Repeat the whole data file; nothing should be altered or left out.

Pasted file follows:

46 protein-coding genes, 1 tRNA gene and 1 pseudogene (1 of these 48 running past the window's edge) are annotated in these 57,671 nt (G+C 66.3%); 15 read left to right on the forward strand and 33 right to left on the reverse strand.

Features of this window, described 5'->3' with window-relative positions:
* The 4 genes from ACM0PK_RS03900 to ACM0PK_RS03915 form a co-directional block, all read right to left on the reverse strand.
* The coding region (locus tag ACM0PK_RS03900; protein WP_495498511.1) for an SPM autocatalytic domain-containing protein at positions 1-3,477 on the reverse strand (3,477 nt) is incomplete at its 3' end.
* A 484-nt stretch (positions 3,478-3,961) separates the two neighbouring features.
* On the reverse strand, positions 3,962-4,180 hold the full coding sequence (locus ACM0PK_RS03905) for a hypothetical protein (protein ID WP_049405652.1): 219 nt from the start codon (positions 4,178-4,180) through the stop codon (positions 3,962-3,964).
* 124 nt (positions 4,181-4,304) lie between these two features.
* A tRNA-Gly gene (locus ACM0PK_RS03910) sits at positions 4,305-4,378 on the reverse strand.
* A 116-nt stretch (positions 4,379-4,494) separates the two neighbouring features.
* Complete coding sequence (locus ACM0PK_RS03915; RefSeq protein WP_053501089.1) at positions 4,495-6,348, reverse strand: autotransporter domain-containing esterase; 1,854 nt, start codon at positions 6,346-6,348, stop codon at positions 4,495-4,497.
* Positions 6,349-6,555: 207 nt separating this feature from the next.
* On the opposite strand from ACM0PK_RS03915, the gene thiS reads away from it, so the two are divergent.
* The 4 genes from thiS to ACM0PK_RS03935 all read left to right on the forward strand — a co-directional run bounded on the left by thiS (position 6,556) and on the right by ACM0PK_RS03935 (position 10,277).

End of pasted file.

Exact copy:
46 protein-coding genes, 1 tRNA gene and 1 pseudogene (1 of these 48 running past the window's edge) are annotated in these 57,671 nt (G+C 66.3%); 15 read left to right on the forward strand and 33 right to left on the reverse strand.

Features of this window, described 5'->3' with window-relative positions:
* The 4 genes from ACM0PK_RS03900 to ACM0PK_RS03915 form a co-directional block, all read right to left on the reverse strand.
* The coding region (locus tag ACM0PK_RS03900; protein WP_495498511.1) for an SPM autocatalytic domain-containing protein at positions 1-3,477 on the reverse strand (3,477 nt) is incomplete at its 3' end.
* A 484-nt stretch (positions 3,478-3,961) separates the two neighbouring features.
* On the reverse strand, positions 3,962-4,180 hold the full coding sequence (locus ACM0PK_RS03905) for a hypothetical protein (protein ID WP_049405652.1): 219 nt from the start codon (positions 4,178-4,180) through the stop codon (positions 3,962-3,964).
* 124 nt (positions 4,181-4,304) lie between these two features.
* A tRNA-Gly gene (locus ACM0PK_RS03910) sits at positions 4,305-4,378 on the reverse strand.
* A 116-nt stretch (positions 4,379-4,494) separates the two neighbouring features.
* Complete coding sequence (locus ACM0PK_RS03915; RefSeq protein WP_053501089.1) at positions 4,495-6,348, reverse strand: autotransporter domain-containing esterase; 1,854 nt, start codon at positions 6,346-6,348, stop codon at positions 4,495-4,497.
* Positions 6,349-6,555: 207 nt separating this feature from the next.
* On the opposite strand from ACM0PK_RS03915, the gene thiS reads away from it, so the two are divergent.
* The 4 genes from thiS to ACM0PK_RS03935 all read left to right on the forward strand — a co-directional run bounded on the left by thiS (position 6,556) and on the right by ACM0PK_RS03935 (position 10,277).